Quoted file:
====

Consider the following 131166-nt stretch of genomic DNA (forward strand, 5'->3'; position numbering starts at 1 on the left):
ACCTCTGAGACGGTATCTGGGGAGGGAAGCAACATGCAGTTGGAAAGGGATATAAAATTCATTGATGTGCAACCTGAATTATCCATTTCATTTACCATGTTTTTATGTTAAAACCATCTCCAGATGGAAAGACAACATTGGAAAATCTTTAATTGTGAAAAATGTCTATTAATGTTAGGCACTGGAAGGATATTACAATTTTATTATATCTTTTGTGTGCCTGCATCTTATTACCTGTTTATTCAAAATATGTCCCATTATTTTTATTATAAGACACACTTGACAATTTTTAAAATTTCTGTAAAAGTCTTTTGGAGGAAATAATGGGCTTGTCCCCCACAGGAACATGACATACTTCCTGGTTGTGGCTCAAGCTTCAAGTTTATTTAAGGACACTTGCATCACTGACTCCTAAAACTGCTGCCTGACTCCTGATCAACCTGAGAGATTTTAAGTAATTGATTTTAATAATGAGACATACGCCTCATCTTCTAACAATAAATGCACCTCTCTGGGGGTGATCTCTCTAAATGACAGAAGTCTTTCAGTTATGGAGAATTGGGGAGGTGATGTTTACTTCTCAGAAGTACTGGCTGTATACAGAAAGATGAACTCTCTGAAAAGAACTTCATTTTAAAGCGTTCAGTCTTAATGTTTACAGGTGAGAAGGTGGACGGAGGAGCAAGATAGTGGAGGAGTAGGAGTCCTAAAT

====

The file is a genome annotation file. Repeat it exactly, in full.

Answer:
Consider the following 131166-nt stretch of genomic DNA (forward strand, 5'->3'; position numbering starts at 1 on the left):
ACCTCTGAGACGGTATCTGGGGAGGGAAGCAACATGCAGTTGGAAAGGGATATAAAATTCATTGATGTGCAACCTGAATTATCCATTTCATTTACCATGTTTTTATGTTAAAACCATCTCCAGATGGAAAGACAACATTGGAAAATCTTTAATTGTGAAAAATGTCTATTAATGTTAGGCACTGGAAGGATATTACAATTTTATTATATCTTTTGTGTGCCTGCATCTTATTACCTGTTTATTCAAAATATGTCCCATTATTTTTATTATAAGACACACTTGACAATTTTTAAAATTTCTGTAAAAGTCTTTTGGAGGAAATAATGGGCTTGTCCCCCACAGGAACATGACATACTTCCTGGTTGTGGCTCAAGCTTCAAGTTTATTTAAGGACACTTGCATCACTGACTCCTAAAACTGCTGCCTGACTCCTGATCAACCTGAGAGATTTTAAGTAATTGATTTTAATAATGAGACATACGCCTCATCTTCTAACAATAAATGCACCTCTCTGGGGGTGATCTCTCTAAATGACAGAAGTCTTTCAGTTATGGAGAATTGGGGAGGTGATGTTTACTTCTCAGAAGTACTGGCTGTATACAGAAAGATGAACTCTCTGAAAAGAACTTCATTTTAAAGCGTTCAGTCTTAATGTTTACAGGTGAGAAGGTGGACGGAGGAGCAAGATAGTGGAGGAGTAGGAGTCCTAAAT